As for you, O Lord, you will not restrain your mercy from me; your steadfast love and your faithfulness will ever preserve me! For evils have encompassed me beyond number; my iniquities have overtaken me, and I cannot see; they are more than the hairs of my head; my heart fails me. Psalm 40:11-12 ESV
My past does indeed encompass many evils, a truth for the majority of child sexual abuse (CSA) survivors. Children are chosen and groomed sometimes for convenience, and sometimes the abuser sees brokenness and exploits that child. Once a child has been abused, it is like a bright red bullseye has been tattooed on their body and subsequent abusers aim for the same target. CSA so breaks boundaries that a victim has no gauge for safe and unsafe people and will continue to be abused, attacked, assaulted, until they find a solid trauma informed therapist and experience a good amount of healing.
I have recently been more in tune with the natural grief process that needs to happen for this kind of healing. Contemplation and stillness have been an important piece of this because one needs to understand the losses they are grieving. There are times reflection of this type has caused me to feel a deep aching sorrow. Other times I feel lost and alone, and still other times I have felt the joy of reconnection to parts of me dissociated for survival. Whatever the emotion, I have given permission to the tears they produce. When this healing journey began, my tears had long been clamped off by brutal trainings before I could even walk. A safe healing place and a growing number of safe people, along with a LOT of hard work, have re-established the flow like a giant wrench on a rusty spigot.
You keep track of all my sorrows.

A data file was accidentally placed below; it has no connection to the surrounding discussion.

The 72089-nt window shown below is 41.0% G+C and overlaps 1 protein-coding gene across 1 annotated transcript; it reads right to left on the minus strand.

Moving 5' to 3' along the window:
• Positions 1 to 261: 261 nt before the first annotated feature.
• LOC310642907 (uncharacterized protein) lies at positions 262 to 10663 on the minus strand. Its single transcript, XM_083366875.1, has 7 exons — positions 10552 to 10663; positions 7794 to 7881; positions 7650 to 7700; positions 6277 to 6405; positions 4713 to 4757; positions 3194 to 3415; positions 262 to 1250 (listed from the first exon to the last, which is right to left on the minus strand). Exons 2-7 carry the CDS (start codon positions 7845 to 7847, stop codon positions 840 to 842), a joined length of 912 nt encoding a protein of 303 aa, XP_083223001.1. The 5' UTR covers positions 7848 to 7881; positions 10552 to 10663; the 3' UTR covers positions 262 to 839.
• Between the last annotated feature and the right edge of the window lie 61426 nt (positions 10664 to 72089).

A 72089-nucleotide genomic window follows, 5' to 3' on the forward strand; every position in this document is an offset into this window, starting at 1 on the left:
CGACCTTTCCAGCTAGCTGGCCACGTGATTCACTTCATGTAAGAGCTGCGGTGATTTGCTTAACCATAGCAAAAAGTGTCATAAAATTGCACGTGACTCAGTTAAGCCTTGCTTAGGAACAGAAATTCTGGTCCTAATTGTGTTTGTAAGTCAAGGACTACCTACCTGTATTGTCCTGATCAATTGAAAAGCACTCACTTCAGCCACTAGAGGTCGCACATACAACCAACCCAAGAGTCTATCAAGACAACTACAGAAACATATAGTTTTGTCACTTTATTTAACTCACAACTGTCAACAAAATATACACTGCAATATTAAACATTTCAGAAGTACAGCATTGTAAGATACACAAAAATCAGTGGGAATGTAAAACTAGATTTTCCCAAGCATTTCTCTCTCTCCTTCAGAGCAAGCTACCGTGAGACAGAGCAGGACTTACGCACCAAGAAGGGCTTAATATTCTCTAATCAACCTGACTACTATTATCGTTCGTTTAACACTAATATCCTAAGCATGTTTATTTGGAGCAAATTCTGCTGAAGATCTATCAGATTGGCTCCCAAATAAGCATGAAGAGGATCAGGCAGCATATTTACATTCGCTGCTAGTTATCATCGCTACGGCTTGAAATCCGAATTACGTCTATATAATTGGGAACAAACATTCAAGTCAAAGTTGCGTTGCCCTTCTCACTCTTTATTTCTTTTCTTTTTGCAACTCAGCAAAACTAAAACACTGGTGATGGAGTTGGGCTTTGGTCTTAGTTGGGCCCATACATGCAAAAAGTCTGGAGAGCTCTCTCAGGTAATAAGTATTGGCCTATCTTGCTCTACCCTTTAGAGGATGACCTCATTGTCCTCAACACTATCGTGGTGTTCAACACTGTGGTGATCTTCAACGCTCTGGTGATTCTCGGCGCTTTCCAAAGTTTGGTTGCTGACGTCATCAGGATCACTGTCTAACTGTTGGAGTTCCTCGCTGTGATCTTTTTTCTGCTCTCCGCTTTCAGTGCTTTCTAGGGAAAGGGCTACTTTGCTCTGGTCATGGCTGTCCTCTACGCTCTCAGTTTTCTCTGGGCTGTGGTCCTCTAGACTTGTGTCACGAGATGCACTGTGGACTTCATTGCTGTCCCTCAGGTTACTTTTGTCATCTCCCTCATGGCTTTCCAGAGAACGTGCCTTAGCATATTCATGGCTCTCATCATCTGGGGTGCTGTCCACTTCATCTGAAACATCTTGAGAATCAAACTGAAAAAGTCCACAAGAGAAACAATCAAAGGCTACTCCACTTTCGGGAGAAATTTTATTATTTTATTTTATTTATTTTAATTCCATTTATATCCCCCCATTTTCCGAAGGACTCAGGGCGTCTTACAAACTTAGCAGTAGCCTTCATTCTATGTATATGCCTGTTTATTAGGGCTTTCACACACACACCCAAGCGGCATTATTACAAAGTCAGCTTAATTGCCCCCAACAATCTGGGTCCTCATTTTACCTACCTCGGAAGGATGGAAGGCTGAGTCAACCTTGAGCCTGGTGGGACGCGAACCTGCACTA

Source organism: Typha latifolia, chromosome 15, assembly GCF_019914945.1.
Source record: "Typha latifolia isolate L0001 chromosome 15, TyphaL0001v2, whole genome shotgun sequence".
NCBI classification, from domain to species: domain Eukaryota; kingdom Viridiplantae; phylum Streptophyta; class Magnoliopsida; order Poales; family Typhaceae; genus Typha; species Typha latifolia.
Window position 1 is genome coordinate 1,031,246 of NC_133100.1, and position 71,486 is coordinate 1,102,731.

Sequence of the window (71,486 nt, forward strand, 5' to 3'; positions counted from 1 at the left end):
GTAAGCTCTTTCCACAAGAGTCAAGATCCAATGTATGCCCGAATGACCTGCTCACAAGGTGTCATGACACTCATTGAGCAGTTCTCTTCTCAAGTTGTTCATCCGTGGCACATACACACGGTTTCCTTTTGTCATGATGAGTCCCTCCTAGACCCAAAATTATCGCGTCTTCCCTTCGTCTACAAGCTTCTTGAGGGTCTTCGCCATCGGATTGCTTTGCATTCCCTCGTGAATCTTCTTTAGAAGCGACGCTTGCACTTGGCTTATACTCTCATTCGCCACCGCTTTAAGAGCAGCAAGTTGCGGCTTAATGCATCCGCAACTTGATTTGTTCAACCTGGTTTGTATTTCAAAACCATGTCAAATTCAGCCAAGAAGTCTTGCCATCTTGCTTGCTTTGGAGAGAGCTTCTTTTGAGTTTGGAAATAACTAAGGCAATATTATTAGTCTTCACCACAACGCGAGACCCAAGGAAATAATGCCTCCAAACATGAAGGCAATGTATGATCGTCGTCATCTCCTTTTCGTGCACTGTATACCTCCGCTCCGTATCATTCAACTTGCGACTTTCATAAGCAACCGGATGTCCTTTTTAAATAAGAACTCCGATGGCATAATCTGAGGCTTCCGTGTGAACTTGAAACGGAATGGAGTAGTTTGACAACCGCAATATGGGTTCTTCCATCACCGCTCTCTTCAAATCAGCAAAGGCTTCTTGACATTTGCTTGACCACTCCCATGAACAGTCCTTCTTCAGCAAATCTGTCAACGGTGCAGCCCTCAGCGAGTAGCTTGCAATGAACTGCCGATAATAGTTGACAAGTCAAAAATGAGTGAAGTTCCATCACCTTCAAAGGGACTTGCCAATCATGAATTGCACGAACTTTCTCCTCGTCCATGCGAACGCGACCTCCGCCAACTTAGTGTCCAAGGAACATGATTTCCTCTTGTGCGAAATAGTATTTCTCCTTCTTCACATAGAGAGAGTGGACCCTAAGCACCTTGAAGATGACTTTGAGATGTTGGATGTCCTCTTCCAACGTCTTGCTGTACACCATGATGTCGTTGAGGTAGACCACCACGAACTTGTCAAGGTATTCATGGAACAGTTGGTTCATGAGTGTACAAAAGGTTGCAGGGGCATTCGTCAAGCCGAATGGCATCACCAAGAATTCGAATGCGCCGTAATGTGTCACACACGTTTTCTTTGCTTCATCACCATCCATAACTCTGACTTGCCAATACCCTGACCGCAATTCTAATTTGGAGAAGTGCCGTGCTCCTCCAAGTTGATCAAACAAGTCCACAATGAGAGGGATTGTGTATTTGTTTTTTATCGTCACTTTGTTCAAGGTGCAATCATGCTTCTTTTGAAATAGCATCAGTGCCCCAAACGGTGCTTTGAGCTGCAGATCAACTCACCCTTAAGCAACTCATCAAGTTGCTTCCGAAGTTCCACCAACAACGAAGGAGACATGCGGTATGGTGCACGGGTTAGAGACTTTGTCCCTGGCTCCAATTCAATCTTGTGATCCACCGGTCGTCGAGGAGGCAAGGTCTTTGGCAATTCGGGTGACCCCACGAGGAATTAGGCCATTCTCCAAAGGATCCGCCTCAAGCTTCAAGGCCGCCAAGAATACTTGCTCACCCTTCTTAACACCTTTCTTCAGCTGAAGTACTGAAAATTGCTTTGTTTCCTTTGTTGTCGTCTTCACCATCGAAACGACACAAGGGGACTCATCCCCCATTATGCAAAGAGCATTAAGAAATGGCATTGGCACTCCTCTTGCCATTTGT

You have collected all my tears in your bottle.
You have recorded each one in your book. Psalm 56:8 NLT
Tears from grief are sacred. The warm, salty droplets reveal the broken place from where they seep. God honors and record tears. I now choose to honor my tears, no longer fighting them in shame. Tears can produce a knowing, a chance to acknowledge how agonizing or difficult a situation truly was. Tears can be cleansing, toxic shame emancipated from the prison walls built by brainwashing. Tears can be comforting, the silent stream bringing calm after a storm. Always, tears are a message.
This particular grieving process, for me, is intensely personal. Whether I weep until I can no longer stand, or a solitary tear sneaks out at an unexpected moment, I now allow them their voice, their space in a time far removed from the time they were created. I give them the respect they have been craving as they desperately tried to tell their story for decades. I know the tears were generated by anguish. I now accept the breaking, the violating, the abuse was not my fault. I was not bad as the monsters professed. What they did to me was absolutely bad, it was horrific, so I also accept this aching sorrow the contemplation brings.
Wherever I am when a tear comes, I place a hand on my heart and take at least a moment to mourn for the child who endured the nightmare. I extend compassion to my wounded self because compassion is what I needed and deserved when I was being raped and traumatized, and it is what I need and deserve today for surviving. Each tear I release makes my heart a little lighter. I have hope that like a child’s pool in the sun, eventually most of these tears will dry up and what will be left will be only a necessary few… reminders sparkling like diamonds reflecting the light of a life restored from darkness.